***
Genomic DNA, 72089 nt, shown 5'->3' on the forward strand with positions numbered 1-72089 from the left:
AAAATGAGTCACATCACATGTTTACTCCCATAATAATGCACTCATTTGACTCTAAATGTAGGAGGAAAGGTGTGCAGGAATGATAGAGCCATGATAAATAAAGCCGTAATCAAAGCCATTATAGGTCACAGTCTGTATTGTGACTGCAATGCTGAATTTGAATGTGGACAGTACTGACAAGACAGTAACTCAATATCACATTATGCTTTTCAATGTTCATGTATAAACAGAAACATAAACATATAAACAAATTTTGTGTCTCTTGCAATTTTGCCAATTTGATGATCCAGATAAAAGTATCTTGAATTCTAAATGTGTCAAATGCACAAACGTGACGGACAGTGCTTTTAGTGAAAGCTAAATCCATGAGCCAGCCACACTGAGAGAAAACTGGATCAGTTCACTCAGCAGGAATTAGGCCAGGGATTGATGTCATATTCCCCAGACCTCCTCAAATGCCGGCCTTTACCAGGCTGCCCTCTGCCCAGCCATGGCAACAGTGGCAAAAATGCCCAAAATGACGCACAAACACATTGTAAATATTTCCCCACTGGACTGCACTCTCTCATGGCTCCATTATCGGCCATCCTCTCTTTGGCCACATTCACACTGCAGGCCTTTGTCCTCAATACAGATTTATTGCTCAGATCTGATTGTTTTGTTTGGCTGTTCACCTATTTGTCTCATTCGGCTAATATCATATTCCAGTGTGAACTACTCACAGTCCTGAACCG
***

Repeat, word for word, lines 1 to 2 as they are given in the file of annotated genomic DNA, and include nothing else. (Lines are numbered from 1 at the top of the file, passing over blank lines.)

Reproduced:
Genomic DNA, 72089 nt, shown 5'->3' on the forward strand with positions numbered 1-72089 from the left:
AAAATGAGTCACATCACATGTTTACTCCCATAATAATGCACTCATTTGACTCTAAATGTAGGAGGAAAGGTGTGCAGGAATGATAGAGCCATGATAAATAAAGCCGTAATCAAAGCCATTATAGGTCACAGTCTGTATTGTGACTGCAATGCTGAATTTGAATGTGGACAGTACTGACAAGACAGTAACTCAATATCACATTATGCTTTTCAATGTTCATGTATAAACAGAAACATAAACATATAAACAAATTTTGTGTCTCTTGCAATTTTGCCAATTTGATGATCCAGATAAAAGTATCTTGAATTCTAAATGTGTCAAATGCACAAACGTGACGGACAGTGCTTTTAGTGAAAGCTAAATCCATGAGCCAGCCACACTGAGAGAAAACTGGATCAGTTCACTCAGCAGGAATTAGGCCAGGGATTGATGTCATATTCCCCAGACCTCCTCAAATGCCGGCCTTTACCAGGCTGCCCTCTGCCCAGCCATGGCAACAGTGGCAAAAATGCCCAAAATGACGCACAAACACATTGTAAATATTTCCCCACTGGACTGCACTCTCTCATGGCTCCATTATCGGCCATCCTCTCTTTGGCCACATTCACACTGCAGGCCTTTGTCCTCAATACAGATTTATTGCTCAGATCTGATTGTTTTGTTTGGCTGTTCACCTATTTGTCTCATTCGGCTAATATCATATTCCAGTGTGAACTACTCACAGTCCTGAACCG